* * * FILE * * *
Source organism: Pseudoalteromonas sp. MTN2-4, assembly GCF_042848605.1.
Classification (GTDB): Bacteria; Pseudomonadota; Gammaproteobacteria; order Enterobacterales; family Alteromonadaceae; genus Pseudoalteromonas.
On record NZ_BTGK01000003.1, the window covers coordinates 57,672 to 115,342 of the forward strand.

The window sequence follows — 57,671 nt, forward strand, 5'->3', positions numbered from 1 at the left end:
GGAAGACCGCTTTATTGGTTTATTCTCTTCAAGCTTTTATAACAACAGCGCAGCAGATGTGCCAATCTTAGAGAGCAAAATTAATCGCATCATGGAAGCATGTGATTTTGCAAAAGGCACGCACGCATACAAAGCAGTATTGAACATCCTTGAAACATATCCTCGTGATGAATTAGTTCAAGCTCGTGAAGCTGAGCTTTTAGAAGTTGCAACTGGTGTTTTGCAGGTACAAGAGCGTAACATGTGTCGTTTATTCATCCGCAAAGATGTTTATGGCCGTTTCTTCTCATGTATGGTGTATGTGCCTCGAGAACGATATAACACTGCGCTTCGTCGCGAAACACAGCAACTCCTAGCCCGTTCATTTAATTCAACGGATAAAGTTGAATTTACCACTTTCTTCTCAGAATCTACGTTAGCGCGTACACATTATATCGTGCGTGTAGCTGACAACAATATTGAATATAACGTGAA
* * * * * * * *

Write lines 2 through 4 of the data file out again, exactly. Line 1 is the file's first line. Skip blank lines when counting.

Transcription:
Classification (GTDB): Bacteria; Pseudomonadota; Gammaproteobacteria; order Enterobacterales; family Alteromonadaceae; genus Pseudoalteromonas.
On record NZ_BTGK01000003.1, the window covers coordinates 57,672 to 115,342 of the forward strand.

The window sequence follows — 57,671 nt, forward strand, 5'->3', positions numbered from 1 at the left end: